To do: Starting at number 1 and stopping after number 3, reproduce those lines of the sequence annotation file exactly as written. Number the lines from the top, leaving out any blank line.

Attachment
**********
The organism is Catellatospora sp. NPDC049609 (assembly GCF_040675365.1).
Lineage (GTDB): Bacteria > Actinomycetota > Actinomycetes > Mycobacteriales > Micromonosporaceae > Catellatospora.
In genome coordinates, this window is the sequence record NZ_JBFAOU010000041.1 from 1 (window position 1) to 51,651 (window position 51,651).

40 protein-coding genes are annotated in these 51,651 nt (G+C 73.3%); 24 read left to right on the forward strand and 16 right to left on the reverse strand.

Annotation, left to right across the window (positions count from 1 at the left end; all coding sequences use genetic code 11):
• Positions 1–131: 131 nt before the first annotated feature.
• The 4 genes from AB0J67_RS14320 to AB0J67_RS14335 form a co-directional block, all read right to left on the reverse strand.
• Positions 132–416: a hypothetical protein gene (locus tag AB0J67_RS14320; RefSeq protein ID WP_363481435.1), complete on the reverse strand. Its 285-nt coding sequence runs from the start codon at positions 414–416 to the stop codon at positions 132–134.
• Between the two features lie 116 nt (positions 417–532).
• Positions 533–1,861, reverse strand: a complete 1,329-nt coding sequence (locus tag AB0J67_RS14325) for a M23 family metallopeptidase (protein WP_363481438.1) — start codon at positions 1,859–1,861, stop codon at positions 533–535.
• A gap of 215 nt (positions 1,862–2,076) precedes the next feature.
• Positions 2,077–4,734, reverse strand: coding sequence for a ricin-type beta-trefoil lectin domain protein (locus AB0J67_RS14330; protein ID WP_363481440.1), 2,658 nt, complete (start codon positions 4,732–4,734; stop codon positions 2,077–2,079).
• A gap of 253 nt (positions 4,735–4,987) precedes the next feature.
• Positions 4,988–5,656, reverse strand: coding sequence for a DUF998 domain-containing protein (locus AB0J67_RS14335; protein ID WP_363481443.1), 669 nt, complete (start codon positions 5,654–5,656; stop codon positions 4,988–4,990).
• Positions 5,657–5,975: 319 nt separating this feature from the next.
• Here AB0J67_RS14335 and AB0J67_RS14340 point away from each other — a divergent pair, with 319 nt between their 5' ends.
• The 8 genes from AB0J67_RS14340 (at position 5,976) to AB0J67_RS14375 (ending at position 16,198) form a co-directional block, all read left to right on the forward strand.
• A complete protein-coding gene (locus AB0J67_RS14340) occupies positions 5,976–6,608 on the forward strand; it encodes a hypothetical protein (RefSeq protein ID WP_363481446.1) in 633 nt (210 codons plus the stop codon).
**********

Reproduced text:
The organism is Catellatospora sp. NPDC049609 (assembly GCF_040675365.1).
Lineage (GTDB): Bacteria > Actinomycetota > Actinomycetes > Mycobacteriales > Micromonosporaceae > Catellatospora.
In genome coordinates, this window is the sequence record NZ_JBFAOU010000041.1 from 1 (window position 1) to 51,651 (window position 51,651).